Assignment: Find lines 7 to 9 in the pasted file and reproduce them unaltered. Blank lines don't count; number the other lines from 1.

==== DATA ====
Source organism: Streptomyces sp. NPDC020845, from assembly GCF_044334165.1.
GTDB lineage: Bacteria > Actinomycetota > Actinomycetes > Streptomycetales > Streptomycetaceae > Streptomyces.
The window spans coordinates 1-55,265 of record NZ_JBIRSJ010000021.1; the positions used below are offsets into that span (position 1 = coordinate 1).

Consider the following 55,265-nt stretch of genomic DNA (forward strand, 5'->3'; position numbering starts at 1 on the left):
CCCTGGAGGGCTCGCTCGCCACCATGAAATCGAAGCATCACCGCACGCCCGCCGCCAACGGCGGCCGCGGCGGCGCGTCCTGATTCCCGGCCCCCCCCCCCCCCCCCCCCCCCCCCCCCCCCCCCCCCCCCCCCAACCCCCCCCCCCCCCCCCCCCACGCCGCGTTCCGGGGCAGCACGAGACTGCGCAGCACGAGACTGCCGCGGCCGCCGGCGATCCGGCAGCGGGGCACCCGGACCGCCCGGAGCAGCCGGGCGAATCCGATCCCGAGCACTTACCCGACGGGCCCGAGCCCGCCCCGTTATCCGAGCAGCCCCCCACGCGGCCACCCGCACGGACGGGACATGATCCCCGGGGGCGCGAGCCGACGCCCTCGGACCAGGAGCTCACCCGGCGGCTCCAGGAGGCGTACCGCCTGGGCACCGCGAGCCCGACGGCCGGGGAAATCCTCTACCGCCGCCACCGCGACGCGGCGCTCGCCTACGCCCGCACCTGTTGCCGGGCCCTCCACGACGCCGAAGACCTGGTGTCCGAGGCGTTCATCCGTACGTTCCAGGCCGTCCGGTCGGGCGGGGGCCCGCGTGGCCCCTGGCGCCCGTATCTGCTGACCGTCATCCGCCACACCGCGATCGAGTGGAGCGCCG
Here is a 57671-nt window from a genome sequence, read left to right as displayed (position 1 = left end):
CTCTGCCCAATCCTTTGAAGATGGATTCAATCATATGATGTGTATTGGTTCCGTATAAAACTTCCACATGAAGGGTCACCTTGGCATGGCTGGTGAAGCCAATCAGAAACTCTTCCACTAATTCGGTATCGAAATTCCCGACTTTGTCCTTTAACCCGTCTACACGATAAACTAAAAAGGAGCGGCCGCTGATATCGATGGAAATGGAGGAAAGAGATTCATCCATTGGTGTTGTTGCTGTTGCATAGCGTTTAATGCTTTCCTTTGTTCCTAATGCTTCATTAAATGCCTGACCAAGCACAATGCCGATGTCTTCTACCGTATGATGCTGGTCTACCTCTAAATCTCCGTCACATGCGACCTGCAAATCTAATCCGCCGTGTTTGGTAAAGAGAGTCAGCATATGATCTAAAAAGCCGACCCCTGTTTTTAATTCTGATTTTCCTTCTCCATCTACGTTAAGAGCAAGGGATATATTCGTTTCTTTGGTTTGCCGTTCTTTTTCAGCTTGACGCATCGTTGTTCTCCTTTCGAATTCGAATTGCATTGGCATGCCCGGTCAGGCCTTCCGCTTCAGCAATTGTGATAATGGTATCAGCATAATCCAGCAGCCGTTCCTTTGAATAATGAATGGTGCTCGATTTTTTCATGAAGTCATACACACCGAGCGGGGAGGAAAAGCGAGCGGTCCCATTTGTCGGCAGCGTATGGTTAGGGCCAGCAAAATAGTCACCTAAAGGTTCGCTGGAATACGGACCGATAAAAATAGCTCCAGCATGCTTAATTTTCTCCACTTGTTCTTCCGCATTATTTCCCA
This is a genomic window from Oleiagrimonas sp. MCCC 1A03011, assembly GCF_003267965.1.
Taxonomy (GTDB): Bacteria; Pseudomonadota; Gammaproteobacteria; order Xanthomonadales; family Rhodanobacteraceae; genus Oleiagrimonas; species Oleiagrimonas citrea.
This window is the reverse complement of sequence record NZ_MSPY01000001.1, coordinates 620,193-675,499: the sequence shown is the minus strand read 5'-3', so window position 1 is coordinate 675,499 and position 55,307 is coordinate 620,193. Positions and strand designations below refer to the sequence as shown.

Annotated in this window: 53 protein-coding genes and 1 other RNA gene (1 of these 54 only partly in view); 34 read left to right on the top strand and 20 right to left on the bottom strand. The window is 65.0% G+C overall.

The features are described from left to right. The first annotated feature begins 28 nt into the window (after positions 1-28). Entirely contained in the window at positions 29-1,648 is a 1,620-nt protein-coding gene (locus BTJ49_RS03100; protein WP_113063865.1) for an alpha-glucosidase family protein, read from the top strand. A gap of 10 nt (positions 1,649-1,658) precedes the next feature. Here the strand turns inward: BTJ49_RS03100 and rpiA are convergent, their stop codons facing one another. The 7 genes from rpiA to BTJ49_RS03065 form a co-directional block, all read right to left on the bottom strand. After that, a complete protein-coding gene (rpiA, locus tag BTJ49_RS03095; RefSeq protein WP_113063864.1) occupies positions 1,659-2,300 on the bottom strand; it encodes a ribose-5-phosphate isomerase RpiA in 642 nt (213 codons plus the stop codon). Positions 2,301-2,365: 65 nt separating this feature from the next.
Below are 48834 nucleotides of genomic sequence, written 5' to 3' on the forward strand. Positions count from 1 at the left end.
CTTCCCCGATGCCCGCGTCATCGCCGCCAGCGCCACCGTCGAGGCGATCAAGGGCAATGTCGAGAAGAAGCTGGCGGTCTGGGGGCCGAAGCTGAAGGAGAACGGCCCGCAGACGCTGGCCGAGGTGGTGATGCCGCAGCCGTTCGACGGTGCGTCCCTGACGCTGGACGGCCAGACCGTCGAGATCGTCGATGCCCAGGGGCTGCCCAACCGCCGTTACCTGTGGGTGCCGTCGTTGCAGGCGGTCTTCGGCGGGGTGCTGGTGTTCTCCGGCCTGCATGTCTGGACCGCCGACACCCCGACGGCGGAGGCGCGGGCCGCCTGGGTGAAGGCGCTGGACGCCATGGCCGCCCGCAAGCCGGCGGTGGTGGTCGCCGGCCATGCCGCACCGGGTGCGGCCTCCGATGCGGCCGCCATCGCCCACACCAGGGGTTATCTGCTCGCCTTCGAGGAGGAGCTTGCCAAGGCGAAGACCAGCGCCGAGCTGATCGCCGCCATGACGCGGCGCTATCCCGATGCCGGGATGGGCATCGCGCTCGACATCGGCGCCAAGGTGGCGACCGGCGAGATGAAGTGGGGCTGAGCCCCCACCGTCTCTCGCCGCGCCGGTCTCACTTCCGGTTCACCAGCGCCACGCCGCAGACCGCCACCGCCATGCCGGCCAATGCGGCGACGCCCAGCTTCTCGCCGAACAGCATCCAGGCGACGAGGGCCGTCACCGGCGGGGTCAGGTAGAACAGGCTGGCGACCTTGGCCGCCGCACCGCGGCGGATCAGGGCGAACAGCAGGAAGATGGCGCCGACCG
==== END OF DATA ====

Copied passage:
CTCTGCCCAATCCTTTGAAGATGGATTCAATCATATGATGTGTATTGGTTCCGTATAAAACTTCCACATGAAGGGTCACCTTGGCATGGCTGGTGAAGCCAATCAGAAACTCTTCCACTAATTCGGTATCGAAATTCCCGACTTTGTCCTTTAACCCGTCTACACGATAAACTAAAAAGGAGCGGCCGCTGATATCGATGGAAATGGAGGAAAGAGATTCATCCATTGGTGTTGTTGCTGTTGCATAGCGTTTAATGCTTTCCTTTGTTCCTAATGCTTCATTAAATGCCTGACCAAGCACAATGCCGATGTCTTCTACCGTATGATGCTGGTCTACCTCTAAATCTCCGTCACATGCGACCTGCAAATCTAATCCGCCGTGTTTGGTAAAGAGAGTCAGCATATGATCTAAAAAGCCGACCCCTGTTTTTAATTCTGATTTTCCTTCTCCATCTACGTTAAGAGCAAGGGATATATTCGTTTCTTTGGTTTGCCGTTCTTTTTCAGCTTGACGCATCGTTGTTCTCCTTTCGAATTCGAATTGCATTGGCATGCCCGGTCAGGCCTTCCGCTTCAGCAATTGTGATAATGGTATCAGCATAATCCAGCAGCCGTTCCTTTGAATAATGAATGGTGCTCGATTTTTTCATGAAGTCATACACACCGAGCGGGGAGGAAAAGCGAGCGGTCCCATTTGTCGGCAGCGTATGGTTAGGGCCAGCAAAATAGTCACCTAAAGGTTCGCTGGAATACGGACCGATAAAAATAGCTCCAGCATGCTTAATTTTCTCCACTTGTTCTTCCGCATTATTTCCCA
This is a genomic window from Oleiagrimonas sp. MCCC 1A03011, assembly GCF_003267965.1.
Taxonomy (GTDB): Bacteria; Pseudomonadota; Gammaproteobacteria; order Xanthomonadales; family Rhodanobacteraceae; genus Oleiagrimonas; species Oleiagrimonas citrea.